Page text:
While running is now Sarah’s time to unwind and take care of herself, it wasn’t always this way. Growing up, Sarah was, as she calls herself, “an artsy bookworm.” “I power walked and tried to stumble my way through exercising but I didn’t know what I was doing.” It wasn’t until Sarah met James that she was introduced to the world of weightlifting, powerlifting and bodybuilding–which, Sarah is quick to point out, are all different from one another. James had been bodybuilding and quickly taught Sarah the ropes. Within a few years Sarah was benching more than 145 pounds for multiple reps. “I even power lifted until I was almost 8 months pregnant with each child,” she says. “At 4’11’’ and carrying 10 pound babies, I was just as wide as I was tall!”
Sarah continued to lift with James, but it was a runner–a mother at her children’s elementary school–who inspired her to give running a try. “Despite me telling her many times that I couldn’t run, she kept telling me that yes, I can. She never let me have the last word and she planted a seed: what if I could?” Sarah decided she would try running and told James. While he wasn’t thrilled with the idea, it didn’t take long before James was trying it himself. Soon, he was running with Sarah. Says James, “When I was down and not wanting to work out, she would lift me up and vice versa.”
Now that James has returned home and his appetite has improved, the husband-wife team are back in the gym three times a week. Sarah also runs three times a week, while James walks–however, he’s recently begun working running intervals into his routine. As James explains, doctors credit much of his strength to the physical activity in his life prior to his diagnosis. Still, their journey is not without daily challenges. “Prior to being sick, I would heal relatively quickly,” says James. “This was not the case in my recovery. It has been painstakingly slow.”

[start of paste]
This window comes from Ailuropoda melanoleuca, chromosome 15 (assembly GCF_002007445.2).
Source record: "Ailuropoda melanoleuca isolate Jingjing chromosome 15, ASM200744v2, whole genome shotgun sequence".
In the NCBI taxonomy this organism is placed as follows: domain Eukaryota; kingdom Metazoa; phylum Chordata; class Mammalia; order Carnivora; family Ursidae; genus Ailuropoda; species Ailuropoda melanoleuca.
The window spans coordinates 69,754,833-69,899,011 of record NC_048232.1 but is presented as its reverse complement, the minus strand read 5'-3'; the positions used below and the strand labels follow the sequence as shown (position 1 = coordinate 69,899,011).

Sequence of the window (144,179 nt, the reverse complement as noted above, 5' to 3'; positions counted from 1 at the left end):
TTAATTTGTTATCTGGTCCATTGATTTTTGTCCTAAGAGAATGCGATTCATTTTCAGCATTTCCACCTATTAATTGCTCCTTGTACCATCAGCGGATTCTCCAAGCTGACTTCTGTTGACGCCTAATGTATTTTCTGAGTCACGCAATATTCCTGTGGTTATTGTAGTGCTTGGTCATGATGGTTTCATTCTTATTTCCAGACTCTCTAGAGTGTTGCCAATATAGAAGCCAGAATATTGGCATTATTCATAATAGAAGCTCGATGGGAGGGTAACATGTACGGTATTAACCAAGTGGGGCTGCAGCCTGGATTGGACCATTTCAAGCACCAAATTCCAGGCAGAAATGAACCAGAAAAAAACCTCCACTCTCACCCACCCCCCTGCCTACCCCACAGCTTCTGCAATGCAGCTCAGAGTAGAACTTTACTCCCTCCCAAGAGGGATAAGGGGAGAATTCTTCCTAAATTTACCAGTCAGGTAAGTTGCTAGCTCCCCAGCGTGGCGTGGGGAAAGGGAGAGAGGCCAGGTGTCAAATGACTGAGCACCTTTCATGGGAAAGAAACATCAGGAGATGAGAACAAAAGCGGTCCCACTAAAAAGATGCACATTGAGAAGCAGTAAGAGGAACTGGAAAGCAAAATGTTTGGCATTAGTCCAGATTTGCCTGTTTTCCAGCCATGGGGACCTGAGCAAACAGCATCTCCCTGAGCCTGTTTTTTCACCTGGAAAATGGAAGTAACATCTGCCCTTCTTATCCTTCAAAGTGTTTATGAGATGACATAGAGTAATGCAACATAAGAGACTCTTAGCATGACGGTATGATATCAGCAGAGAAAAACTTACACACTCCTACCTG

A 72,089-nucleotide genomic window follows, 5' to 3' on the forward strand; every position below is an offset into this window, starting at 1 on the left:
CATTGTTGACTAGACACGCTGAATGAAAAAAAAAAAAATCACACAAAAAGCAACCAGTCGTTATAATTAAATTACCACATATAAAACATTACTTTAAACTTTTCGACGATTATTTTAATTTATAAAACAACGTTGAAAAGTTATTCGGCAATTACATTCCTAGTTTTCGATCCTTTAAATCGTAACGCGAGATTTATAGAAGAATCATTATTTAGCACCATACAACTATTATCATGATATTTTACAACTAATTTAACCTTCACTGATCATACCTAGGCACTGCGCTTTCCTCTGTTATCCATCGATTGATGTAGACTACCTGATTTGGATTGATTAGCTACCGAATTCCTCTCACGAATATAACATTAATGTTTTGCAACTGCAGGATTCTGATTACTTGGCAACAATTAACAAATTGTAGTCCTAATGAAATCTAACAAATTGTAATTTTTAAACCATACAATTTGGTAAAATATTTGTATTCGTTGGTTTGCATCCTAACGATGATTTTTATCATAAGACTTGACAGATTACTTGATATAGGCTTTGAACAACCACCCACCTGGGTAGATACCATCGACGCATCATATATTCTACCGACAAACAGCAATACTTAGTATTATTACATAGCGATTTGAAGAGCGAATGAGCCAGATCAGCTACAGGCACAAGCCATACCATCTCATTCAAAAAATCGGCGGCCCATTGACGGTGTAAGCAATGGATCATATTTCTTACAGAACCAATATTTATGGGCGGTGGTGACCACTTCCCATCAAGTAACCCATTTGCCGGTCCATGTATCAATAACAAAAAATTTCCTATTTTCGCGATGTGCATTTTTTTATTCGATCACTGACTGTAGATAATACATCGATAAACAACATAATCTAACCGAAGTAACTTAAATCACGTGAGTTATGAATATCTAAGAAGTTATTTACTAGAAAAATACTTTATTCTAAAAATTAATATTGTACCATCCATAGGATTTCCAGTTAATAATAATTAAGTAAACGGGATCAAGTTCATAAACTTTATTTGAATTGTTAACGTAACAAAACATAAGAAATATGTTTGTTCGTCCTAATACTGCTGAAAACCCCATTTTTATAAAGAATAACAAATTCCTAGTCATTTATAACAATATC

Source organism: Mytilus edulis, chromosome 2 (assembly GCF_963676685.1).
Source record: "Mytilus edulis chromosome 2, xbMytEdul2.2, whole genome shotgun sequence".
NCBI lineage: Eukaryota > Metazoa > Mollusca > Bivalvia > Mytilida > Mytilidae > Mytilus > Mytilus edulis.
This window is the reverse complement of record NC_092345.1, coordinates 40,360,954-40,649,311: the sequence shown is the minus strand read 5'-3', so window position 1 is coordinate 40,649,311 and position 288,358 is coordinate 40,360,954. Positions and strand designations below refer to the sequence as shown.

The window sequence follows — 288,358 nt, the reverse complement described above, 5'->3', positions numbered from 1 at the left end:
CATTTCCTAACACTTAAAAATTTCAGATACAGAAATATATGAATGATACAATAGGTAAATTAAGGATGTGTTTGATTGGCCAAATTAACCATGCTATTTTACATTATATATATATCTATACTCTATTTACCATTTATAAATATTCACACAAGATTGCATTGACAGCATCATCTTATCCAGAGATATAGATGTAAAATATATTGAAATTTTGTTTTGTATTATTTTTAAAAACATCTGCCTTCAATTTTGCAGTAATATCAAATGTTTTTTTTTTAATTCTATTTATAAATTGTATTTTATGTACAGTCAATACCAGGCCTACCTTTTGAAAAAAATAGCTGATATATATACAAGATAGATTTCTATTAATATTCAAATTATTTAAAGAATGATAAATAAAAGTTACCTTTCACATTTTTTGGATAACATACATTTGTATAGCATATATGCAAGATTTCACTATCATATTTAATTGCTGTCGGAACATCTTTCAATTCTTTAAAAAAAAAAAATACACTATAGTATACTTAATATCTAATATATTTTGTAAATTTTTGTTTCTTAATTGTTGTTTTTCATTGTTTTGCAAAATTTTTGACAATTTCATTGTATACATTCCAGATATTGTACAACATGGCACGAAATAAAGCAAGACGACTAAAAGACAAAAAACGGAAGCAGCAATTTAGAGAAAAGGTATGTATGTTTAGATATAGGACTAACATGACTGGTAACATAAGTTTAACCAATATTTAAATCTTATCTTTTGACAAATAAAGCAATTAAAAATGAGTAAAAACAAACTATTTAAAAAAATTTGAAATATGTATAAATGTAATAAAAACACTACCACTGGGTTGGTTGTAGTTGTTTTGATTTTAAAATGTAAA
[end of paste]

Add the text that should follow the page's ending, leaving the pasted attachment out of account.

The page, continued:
“We have always lived by the motto of no pain, no gain,” he explains, “but we never expected to put that motto to such a severe test.” While James’ diagnosis has brought challenges that the couple faces on a daily basis, Sarah and James have chosen to see the silver lining amidst the struggle. “The severity of my illness caused us to be more honest and open with each other,” says James, “and we are now closer than we have ever been.” Sarah shares similar thoughts: “We fought, defended and survived. We depended on each other and we share the same wounds.” Although Sarah originally hesitated to think that undergoing illness or trauma could bring a family closer together, she now thinks otherwise. “As long as your heart is beating and you’re breathing, you just keep hoping and fighting.”
As James’ appetite returns, so too does his weight and muscle mass. Sarah continues to train for her first ultra marathon and a triathlon while James hopes to not only regain his health, but to be in the best shape he’s ever been. Every day, Sarah still checks and records James’ weight, his balance, and his ability to walk, drive and perform activities that were once second nature to him. “We cheer every advancement,” she says, as long term they’re hoping to be running and traveling, together.
Recently, James got on a bike for the first time in months. Sarah was by his side, of course, together the two of them rising from the ashes.